Energy watchdog says Government must regulate to cap household bills
The head of energy regulator Ofgem has said the Government must bring forward new legislation if it wants to cap household energy bills.
Some consumers have been hit by rises as large as 15% this year, although British Gas has blamed some of the increases on policy costs such as subsidising renewable energy and installing digital smart meters.
The watchdog has so far proposed only a "safeguard tariff", aimed at protecting 2.2m of the most vulnerable customers from rising bills.
Ofgem's chief executive Dermot Nolan told the Financial Times that any sweeping intervention in the energy market was not in his remit and would be a "policy matter for government".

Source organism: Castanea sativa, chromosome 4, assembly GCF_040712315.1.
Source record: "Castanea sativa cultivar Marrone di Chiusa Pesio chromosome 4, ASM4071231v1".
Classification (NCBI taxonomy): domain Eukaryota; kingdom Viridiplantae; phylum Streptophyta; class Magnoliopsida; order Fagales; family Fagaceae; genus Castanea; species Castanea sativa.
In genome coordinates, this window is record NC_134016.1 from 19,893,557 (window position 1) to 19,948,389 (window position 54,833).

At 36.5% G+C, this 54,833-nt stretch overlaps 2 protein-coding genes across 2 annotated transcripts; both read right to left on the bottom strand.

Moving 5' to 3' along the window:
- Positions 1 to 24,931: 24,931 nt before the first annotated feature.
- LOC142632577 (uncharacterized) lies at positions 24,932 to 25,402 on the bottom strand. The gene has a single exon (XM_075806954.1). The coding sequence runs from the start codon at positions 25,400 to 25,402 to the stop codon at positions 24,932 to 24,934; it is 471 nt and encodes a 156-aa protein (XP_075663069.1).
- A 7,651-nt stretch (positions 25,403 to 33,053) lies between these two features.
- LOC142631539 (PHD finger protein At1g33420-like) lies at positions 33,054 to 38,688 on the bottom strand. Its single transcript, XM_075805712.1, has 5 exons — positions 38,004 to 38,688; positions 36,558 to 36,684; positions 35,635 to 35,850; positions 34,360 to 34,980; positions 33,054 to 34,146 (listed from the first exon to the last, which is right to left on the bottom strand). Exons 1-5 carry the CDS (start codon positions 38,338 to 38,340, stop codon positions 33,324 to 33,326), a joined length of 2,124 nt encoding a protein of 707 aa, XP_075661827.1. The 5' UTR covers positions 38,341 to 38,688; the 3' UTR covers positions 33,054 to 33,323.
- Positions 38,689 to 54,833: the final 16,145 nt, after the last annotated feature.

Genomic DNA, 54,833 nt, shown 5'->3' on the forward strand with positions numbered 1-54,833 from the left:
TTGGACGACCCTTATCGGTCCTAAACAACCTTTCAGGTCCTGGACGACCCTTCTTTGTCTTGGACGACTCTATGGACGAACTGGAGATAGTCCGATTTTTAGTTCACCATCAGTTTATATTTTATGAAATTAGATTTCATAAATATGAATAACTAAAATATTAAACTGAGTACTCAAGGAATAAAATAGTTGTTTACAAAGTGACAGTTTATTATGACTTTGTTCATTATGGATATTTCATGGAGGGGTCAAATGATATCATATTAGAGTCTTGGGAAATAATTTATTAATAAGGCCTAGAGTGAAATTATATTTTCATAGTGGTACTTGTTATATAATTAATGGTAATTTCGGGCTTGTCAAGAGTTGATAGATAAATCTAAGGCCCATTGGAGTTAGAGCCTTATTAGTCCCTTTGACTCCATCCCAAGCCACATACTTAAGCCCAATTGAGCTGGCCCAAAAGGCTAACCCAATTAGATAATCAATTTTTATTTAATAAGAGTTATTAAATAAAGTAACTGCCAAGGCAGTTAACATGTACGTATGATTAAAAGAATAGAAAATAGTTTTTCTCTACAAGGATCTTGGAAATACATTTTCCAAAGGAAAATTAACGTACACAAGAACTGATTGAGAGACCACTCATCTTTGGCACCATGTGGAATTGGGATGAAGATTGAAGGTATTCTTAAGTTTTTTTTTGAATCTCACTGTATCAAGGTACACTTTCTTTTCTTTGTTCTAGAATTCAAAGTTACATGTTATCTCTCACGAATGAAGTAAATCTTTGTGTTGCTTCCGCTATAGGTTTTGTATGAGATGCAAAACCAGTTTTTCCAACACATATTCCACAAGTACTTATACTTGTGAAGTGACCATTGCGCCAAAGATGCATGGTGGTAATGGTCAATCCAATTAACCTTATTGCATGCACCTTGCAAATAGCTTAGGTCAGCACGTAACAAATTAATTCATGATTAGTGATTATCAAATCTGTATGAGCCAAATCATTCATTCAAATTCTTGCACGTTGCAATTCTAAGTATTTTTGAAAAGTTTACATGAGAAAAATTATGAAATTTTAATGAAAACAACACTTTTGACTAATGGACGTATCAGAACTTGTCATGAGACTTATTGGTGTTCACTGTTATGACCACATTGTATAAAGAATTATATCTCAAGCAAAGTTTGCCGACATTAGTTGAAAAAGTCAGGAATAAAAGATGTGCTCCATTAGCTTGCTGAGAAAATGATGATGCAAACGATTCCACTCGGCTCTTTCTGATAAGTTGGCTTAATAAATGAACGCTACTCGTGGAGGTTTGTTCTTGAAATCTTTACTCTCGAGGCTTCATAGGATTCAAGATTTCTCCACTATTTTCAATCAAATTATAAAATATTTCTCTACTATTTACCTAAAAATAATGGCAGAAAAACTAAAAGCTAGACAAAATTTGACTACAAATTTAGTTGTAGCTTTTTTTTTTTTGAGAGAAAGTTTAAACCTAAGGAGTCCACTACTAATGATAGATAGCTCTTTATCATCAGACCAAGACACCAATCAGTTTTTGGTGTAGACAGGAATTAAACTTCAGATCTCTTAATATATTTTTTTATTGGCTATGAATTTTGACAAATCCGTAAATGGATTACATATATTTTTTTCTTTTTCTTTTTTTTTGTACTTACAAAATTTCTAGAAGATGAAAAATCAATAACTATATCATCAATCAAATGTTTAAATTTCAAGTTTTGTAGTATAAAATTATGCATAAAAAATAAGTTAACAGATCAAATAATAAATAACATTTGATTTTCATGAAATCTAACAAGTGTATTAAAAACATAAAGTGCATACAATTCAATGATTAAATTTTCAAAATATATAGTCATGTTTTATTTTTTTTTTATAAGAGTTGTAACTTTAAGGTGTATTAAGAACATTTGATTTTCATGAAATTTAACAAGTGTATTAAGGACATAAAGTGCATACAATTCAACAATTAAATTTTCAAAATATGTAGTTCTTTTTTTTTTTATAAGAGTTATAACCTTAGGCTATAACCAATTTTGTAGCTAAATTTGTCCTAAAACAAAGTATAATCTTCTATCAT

That contradicts a claim from Business Secretary Greg Clark, who wrote to Mr Nolan earlier this year saying that Ofgem "has powers available" to correct problems in the market.
Mr Nolan said a new law would be the "most effective way" of capping prices, and added that the regulator "would absolutely do our best to implement such a cap as effectively and efficiently as possible".
He warned that trying to cap prices under the current rules would leave a "substantive appeal route" for the energy companies.
At the same time Mr Nolan said he was worried about the impact on consumers of rising bills.
“I see a situation where wholesale costs . . . are much the same as three years ago and I’m concerned about some of the price rises we’ve seen this year,” he said.